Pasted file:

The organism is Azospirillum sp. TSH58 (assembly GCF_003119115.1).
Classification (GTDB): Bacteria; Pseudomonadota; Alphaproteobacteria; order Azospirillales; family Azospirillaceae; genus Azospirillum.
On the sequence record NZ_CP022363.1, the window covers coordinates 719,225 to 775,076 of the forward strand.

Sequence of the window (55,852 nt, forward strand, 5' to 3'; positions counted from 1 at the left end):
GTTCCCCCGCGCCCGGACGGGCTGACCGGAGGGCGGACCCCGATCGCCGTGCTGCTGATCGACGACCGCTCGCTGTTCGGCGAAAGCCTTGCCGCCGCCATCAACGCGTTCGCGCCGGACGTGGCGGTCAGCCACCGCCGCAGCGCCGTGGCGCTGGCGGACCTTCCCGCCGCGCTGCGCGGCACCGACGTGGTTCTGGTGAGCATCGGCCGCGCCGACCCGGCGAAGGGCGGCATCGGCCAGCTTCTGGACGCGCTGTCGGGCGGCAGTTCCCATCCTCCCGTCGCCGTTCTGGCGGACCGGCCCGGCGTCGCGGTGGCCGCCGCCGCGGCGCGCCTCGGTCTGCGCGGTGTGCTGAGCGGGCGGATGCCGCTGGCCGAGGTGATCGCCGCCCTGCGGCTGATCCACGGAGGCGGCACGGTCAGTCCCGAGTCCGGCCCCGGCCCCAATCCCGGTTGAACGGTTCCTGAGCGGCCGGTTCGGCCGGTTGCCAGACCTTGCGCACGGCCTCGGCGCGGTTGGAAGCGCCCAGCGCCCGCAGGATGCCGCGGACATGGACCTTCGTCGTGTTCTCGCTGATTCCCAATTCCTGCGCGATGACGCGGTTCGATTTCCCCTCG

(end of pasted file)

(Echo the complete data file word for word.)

The organism is Azospirillum sp. TSH58 (assembly GCF_003119115.1).
Classification (GTDB): Bacteria; Pseudomonadota; Alphaproteobacteria; order Azospirillales; family Azospirillaceae; genus Azospirillum.
On the sequence record NZ_CP022363.1, the window covers coordinates 719,225 to 775,076 of the forward strand.

Sequence of the window (55,852 nt, forward strand, 5' to 3'; positions counted from 1 at the left end):
GTTCCCCCGCGCCCGGACGGGCTGACCGGAGGGCGGACCCCGATCGCCGTGCTGCTGATCGACGACCGCTCGCTGTTCGGCGAAAGCCTTGCCGCCGCCATCAACGCGTTCGCGCCGGACGTGGCGGTCAGCCACCGCCGCAGCGCCGTGGCGCTGGCGGACCTTCCCGCCGCGCTGCGCGGCACCGACGTGGTTCTGGTGAGCATCGGCCGCGCCGACCCGGCGAAGGGCGGCATCGGCCAGCTTCTGGACGCGCTGTCGGGCGGCAGTTCCCATCCTCCCGTCGCCGTTCTGGCGGACCGGCCCGGCGTCGCGGTGGCCGCCGCCGCGGCGCGCCTCGGTCTGCGCGGTGTGCTGAGCGGGCGGATGCCGCTGGCCGAGGTGATCGCCGCCCTGCGGCTGATCCACGGAGGCGGCACGGTCAGTCCCGAGTCCGGCCCCGGCCCCAATCCCGGTTGAACGGTTCCTGAGCGGCCGGTTCGGCCGGTTGCCAGACCTTGCGCACGGCCTCGGCGCGGTTGGAAGCGCCCAGCGCCCGCAGGATGCCGCGGACATGGACCTTCGTCGTGTTCTCGCTGATTCCCAATTCCTGCGCGATGACGCGGTTCGATTTCCCCTCG